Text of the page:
For chemical engineer Aria M. Perkins ’17, Columbia has been a combination of everything she wanted out of her undergraduate education: a leafy campus in the midst of one of the world’s busiest cities; a dual focus on technical problem solving and fluent storytelling; and tight-knit communities among expansive interdisciplinary opportunities.
The Bostonian had always loved math and science, and engineering offered an even broader palette for taking on complex challenges across industries and interest areas. Chemical Engineering gave her the tools to pursue her passion for sustainable energy, particularly clean hydrogen fuels, while the entire university experience helped cultivate her analytical and leadership skills.
“As an engineer you get to use not only science ability but also writing, analyzing situations, and making decisions, and that mix between the hard science and the communication spoke to me,” Perkins said. “I’ve been able to develop the skills to really break into any industry and make a difference.”
Among the “so many amazing professors” she met over the past four years, she credits Sanat Kumar, Bykhovsky Professor of Chemical Engineering, with instilling a systematic method for breaking down and solving problems, and English and Comparative Literature Professor Molly Murphy with inspiring new ways of approaching and writing stories.
Outside of the classroom and lab, Perkins has been a leader in the Columbia chapter of the National Society of Black Engineers (NSBE), serving this year as president and last year as treasurer. The chapter was recently named Regional Chapter of the Year at the NSBE’s national convention for their work supporting minority engineers on campus as well as community service and mentorship to get young talent excited about STEM fields.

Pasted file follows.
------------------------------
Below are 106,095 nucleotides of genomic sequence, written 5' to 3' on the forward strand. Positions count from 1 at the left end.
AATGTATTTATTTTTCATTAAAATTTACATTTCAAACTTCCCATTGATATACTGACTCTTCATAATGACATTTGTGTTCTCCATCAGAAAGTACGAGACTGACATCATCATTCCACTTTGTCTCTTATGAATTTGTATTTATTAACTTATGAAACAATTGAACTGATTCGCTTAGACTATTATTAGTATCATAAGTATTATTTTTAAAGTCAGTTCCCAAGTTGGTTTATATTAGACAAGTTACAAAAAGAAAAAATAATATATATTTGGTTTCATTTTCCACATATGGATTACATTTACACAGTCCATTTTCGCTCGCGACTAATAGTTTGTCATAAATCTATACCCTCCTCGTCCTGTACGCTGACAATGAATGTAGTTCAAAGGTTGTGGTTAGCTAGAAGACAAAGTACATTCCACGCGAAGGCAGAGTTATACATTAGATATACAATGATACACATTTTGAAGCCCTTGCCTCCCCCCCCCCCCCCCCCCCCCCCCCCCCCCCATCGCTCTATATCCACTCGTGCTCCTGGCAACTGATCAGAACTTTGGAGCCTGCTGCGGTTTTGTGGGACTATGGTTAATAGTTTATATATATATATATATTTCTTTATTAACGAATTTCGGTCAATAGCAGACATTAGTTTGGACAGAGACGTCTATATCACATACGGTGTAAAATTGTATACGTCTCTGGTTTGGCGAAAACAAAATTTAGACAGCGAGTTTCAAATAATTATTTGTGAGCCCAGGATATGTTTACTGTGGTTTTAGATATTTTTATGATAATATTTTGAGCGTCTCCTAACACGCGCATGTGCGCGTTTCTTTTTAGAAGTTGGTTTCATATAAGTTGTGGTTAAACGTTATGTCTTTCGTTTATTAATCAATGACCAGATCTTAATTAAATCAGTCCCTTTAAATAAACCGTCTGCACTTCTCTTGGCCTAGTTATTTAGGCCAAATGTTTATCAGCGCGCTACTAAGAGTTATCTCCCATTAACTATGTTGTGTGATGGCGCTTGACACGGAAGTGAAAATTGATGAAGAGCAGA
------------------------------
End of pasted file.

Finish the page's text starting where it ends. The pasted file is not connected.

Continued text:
Looking ahead, Perkins plans to travel the world before working on new ways to mitigate greenhouse gases and climate change. In the long term, she hopes to help develop feasible hydrogen energy and perhaps start her own company offering fuel for which water vapor would be the only chemical byproduct. As she gets ready to graduate, she says she’ll most miss her cohort of chemical engineers, the 40-member “ChemE Squad,” and all the hours of learning and discovery at Mudd Hall.
“The best part of being an engineer, other than solving problems in the real world, is how multifaceted you can become,” Perkins said. “There are so many options.”
This article was originally published on the website of the School of Engineering and Applied Science here.